Shenarri, as a chef early in her career, how do you think about your role evolving?

FREEMAN I think being young, being Black, being a woman are all things that are incorporated into my success, and I don’t take it lightly. I love it and I’m living in it, and my job in this role is to also make sure that I’m opening up doors for the next generations of chefs that come through. People have been in this position before and they’ve opened up doors for me, and I want to open up doors for people to prevent them from struggling like I did. Specifically, mentorship and sharing information on restaurant ownership is how I can be helpful.

Erick, how has your approach to leadership evolved over time?

WILLIAMS My leadership is more complex now and as I mature my perspective becomes broader and my convictions become deeper. I’ve never had a team as large as this before. I’ve never been as invested in growing and developing this many people, and I’ve never had this many people seek my counsel as they develop people that are directly under them or adjacent to them.

I don’t generally ask people to do things I’m not willing to do. I can lead from the front of the line, the back of the line, the side of the line, wherever, because my perspective is broad and it’s not important for me to be up front, whereas when I was a young leader, I always wanted to be up front. Now I don’t care if somebody else gets the credit at the front of the line as long as the line keeps moving and getting things done.

What does a more equitable restaurant landscape with good leadership look like?

FREEMAN Definitely more young Black chefs and more women chefs in leadership roles. I’d love to see that. Also more opportunities for ownership if that’s what a young chef wants. Allyship, too, is something that’s really important: Examples may be investors helping people open up restaurants or some of the fine dining establishments that have more access to certain resources being willing to partner with people. Helping people bridge those gaps and offering these resources.

WILLIAMS I think that it’s important that we get the opportunity to see all facets of Black ingenuity, Black culture, and Black food and hospitality. Our story is as valuable and as precious as anyone else’s, and I encourage my peers to try to make the best use of their time. The best use of my time is learning, growing and sharing something that is very valuable and very important to me. We had food when we had nothing but food.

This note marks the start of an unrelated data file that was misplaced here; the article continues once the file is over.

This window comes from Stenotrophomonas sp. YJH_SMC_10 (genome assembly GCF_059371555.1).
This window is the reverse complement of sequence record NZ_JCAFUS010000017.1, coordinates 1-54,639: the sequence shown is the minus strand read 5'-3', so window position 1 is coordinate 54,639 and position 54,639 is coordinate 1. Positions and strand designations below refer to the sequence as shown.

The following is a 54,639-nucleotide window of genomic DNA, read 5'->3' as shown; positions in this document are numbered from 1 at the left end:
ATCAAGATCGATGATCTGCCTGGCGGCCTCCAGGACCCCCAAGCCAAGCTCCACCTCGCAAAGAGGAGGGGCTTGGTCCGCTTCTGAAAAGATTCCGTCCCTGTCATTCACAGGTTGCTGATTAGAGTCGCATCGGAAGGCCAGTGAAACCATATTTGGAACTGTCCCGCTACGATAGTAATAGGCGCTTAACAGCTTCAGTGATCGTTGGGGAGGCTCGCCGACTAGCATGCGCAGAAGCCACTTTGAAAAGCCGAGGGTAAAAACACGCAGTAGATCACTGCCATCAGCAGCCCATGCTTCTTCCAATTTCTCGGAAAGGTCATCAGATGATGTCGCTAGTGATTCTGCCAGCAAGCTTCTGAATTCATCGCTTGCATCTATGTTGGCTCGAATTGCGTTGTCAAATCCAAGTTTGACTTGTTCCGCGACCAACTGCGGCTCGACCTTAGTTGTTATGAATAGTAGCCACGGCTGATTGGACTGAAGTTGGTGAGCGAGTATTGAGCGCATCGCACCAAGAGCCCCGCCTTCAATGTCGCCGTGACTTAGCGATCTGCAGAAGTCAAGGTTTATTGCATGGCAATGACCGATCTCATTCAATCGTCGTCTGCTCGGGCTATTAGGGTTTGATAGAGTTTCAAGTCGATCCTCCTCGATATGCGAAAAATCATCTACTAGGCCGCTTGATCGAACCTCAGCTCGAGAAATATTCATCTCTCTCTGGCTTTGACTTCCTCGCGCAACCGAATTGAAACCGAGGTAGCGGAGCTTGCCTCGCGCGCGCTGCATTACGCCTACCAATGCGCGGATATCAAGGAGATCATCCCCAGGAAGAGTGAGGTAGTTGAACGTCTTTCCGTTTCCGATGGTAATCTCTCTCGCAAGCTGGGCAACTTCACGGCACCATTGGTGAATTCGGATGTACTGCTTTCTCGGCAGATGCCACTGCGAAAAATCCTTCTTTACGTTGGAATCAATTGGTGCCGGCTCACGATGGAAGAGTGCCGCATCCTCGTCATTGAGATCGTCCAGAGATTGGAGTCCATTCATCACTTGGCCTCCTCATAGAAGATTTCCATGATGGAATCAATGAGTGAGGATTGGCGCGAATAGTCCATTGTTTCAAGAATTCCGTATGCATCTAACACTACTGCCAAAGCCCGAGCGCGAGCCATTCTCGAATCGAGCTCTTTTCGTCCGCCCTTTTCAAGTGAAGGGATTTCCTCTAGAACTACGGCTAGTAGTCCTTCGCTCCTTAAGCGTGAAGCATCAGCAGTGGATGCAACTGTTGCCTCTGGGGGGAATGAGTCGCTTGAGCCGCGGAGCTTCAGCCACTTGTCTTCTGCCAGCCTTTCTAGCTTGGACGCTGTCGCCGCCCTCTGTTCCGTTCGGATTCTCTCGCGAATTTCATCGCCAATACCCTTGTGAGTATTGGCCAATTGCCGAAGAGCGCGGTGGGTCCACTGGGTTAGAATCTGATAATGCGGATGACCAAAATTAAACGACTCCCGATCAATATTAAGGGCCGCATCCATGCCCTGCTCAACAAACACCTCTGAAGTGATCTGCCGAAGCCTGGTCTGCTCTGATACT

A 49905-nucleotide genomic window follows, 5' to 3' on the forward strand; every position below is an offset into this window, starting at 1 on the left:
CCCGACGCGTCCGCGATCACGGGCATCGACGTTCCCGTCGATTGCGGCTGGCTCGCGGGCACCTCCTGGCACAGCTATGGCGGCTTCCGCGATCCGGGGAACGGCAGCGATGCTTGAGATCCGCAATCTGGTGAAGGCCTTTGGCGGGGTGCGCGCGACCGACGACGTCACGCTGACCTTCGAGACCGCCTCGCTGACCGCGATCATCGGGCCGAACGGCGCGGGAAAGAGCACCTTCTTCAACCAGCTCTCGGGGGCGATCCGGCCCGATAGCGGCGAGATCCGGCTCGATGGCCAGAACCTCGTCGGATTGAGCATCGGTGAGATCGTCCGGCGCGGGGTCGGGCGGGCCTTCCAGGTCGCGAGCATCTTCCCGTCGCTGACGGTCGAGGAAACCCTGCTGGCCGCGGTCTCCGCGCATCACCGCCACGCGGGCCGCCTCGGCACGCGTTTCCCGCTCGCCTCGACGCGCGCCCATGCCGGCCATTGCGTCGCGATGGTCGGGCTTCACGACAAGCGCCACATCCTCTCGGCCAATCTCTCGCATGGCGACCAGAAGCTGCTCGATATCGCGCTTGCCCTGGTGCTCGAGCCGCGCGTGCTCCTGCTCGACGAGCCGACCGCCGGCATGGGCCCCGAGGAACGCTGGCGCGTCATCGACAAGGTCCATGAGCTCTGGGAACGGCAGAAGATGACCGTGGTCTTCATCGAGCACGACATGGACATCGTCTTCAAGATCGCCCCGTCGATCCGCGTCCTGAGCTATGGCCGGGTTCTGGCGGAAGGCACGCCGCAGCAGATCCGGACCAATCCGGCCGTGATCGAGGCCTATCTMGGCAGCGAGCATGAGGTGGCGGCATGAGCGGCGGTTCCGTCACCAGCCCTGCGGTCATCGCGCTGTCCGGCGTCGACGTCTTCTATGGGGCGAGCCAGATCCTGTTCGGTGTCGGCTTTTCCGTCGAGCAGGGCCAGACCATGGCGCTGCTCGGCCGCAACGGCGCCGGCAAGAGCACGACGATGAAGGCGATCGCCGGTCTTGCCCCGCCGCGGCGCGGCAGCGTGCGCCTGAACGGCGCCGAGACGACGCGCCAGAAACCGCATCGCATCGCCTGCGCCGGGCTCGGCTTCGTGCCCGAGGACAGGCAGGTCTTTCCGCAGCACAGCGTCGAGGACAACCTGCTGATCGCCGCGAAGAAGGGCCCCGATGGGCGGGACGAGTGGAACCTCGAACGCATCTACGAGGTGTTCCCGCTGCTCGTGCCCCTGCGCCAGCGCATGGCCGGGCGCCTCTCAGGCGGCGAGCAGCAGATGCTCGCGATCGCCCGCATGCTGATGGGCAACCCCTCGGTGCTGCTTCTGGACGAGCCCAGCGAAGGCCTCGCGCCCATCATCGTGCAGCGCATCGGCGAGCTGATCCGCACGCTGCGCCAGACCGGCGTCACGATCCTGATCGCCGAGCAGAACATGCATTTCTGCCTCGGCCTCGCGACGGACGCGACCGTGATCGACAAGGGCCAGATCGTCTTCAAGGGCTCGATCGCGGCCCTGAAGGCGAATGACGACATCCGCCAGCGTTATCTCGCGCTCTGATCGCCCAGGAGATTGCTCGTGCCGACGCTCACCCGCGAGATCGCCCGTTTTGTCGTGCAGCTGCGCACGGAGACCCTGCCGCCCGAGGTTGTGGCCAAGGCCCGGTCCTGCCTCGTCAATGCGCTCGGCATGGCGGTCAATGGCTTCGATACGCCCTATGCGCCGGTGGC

The No. 1 question that was asked of me during the pandemic by people who were curious or looking for insight was, “How are you making it?” I gave the same answer every time: “The way that my ancestors taught me, one day at a time.” And so I want to encourage people to be the best version of themselves that they can possibly be, and food has been an incredible vehicle for me to advocate that way of life.

What evolution do you hope to see in food and leadership in restaurant kitchens?

FREEMAN I think in the future, Southern soul food, no matter where it is, looks like more farm-to-table cooking, incorporating local and seasonal produce and being more supportive of local Black farmers, which is the direction that I’m heading in. I don’t want to say getting back to our roots, because, truthfully, I think we’ve never really gotten too far away from them. I think they’ll also be more community-oriented.

A lot of times in the food industry we’re all in competition, which is fine if that’s pushing you to do better. But I think that we get a lot farther when we’re a community, sharing information with one another. And I think that ethos carries over to front of house workers and the clientele that’s coming in. I hope and pray that more entrepreneurs and restaurateurs move in that direction.

WILLIAMS We’re on the same page as far as sharing information. We should also be sharing our own stories with actual equity. There’s an African proverb I’ll paraphrase: “Until the lion tells the story of the hunt, it will always favor the hunter.” At some point in our lives, as descendants of Africans in America, we have to own our own narrative. That’s not the same as inclusion, which for some strange reason people confuse with equity. I can include you on a whole lot of things, but if you don’t have any stake in it because you just got invited, it doesn’t mean you share the responsibility of making sure it goes well. You have to have skin in the game.

My hope is that through food we can create agency, ownership, common ground and we can share those same experiences across racial differences, economic differences and gender differences. We’re already cooking food. As Black folks, we were cooking it then and we’re cooking it now, but how do we want to set the table?